I WONT INSIST. Not at all. But if you really want to get the most out of life, I would suggest that you sail up the Hjørund Fjord on a february day. Yes, in february, Thats all it would take. The route to happiness is the seafaring route into Sunnmore Alps.
The following article was written by Eivind Eidslott.
HOW IT WORKS is that you jump aboard an old fishing boat several days after a big snowfall. You deposit your fat skis on deck, greet the spry captain and stand along the rail in the company of good friends, watching Jørnhorn slide past, then study them in your binoculars, searching for naturual lines that might serve as descent routes, running from summit all the way to the fjord. You go ashore someplace, anyplace, and pick yourself a mountain.
BUT WHERE IS THIS HJØRUND FJORD, you ask. Where is this place? Must you fly to New Zealand to find them? To Patagonia? Alaska? No, no, no. You neednt travel futher then Vigra Airport, a blustery airfield on Norways`s western coast, known for its meat-patty sandwiches and turbulent landings. Thats where your plane comes down, like a panicky crow, befor you proceed by road through undersea tunnels to Ålesund – a city perhaps best known for burning down in 1904 and receiving massive emergency aid from Friedrich Wilhelm Albert Victor, better known as Wilhelm II, the king of Prussia and Kaiser of German Empire.
In the years after the fire, as the city rose again, it acquired its characteristic Jugend style. If you are intressted in architecture, or art, or things in general, you`ll want to take time to wander the beautiful city streets. But if your primary interest is snow crystals – billions of snow crystals piled up under your skis – then Ålesund is just a way station. For you, only the Hjørund Fjord matters. Its the Hjørund Fjord that is the purpose and destination of your pilgrimage.
IT IS WRITTEN in black and white, at Wikipedia.com “The Hjørund Fjord is ranked by many as one of the most beautiful in the world” Who exactly this refers to is not clear, but if that question should ever arise – if someone should demand to know who it is that belives that the Hjørund Fjord is one of the worlds most beautiful fjords – then we would gladly put ourself forward as an example. After all, it was we who engaged the fishing boat MS Vikaskjær for a week back in february 2010.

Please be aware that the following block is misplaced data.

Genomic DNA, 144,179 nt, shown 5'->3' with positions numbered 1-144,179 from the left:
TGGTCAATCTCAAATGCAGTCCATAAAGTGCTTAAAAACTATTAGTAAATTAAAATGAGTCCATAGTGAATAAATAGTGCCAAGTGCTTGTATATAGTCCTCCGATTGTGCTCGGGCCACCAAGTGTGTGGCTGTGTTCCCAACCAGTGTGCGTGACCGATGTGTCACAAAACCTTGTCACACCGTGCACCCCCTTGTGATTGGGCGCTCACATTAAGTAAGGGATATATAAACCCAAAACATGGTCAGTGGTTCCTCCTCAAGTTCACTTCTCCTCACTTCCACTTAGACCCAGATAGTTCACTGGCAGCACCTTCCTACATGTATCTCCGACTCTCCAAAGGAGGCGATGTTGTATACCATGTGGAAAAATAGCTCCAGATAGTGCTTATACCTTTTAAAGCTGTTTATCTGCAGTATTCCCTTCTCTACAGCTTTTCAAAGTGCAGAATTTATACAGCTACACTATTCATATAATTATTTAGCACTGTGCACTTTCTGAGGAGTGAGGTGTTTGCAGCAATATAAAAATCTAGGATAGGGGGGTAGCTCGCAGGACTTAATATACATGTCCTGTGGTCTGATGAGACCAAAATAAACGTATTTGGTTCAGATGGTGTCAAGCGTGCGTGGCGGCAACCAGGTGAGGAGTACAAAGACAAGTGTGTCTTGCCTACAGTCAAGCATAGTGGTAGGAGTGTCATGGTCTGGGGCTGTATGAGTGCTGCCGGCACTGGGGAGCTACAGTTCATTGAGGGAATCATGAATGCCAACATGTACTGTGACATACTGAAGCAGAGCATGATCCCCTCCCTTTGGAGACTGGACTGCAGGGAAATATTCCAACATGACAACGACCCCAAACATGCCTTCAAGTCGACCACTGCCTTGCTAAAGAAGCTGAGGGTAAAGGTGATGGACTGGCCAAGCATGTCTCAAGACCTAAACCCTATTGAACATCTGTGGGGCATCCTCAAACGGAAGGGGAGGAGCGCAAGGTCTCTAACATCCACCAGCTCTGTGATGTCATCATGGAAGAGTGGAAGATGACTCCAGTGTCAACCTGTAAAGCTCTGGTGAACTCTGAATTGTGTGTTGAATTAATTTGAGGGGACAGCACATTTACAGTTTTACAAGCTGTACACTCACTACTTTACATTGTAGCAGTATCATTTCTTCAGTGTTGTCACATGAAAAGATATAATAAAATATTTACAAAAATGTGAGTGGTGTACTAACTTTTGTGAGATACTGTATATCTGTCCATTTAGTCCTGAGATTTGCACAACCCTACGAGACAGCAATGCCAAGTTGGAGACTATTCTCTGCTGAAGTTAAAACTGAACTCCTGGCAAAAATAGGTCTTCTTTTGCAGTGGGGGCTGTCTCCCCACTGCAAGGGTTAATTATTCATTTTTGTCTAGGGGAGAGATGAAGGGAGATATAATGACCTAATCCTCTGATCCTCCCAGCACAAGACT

FROM ELEVATION ZERO to the top of any and all surrounding moutain peaks, we saw an abundance of the sun for the first time since october. We were no longer interested in having the world at our feet, because we had something else. We had the Hjørund Fjord at our feet. And on those large, sweaty feet of ours, what did wear? High, stiff, plastic randonee boots. The first day, we made it to the top of Grønetinden, the secret bearing wall of the Hjørund Fjord region. The next day, we climbed Nordre Sætretind, the Ama Dablam of the Hjørund Fjord. Another day, we climbed Skårasalen, the Mont Blanc of the Hjørund Fjord. And thus it continued. It just went on. As if it was a dream. A naive one.
I CANT REMEMBER when it happend. If it was on the way up the mountain, if it was on the way down a moutain, or while sitting on board the boat with venison sausage in one hand and an ice ax in the other. It doesn`t really matter. But I remember the sudden feeling of being in the right place at the right time. Such a feeling is rare and may last only one second or two. It is like a breath of wind, the slightest touch, a snowflake that melts on the face of a child. And I remember it. Always. Alongside the menta image I carry of a fjord. A fjord which – after this trip – will forever be The Fjord. Definitive, singular.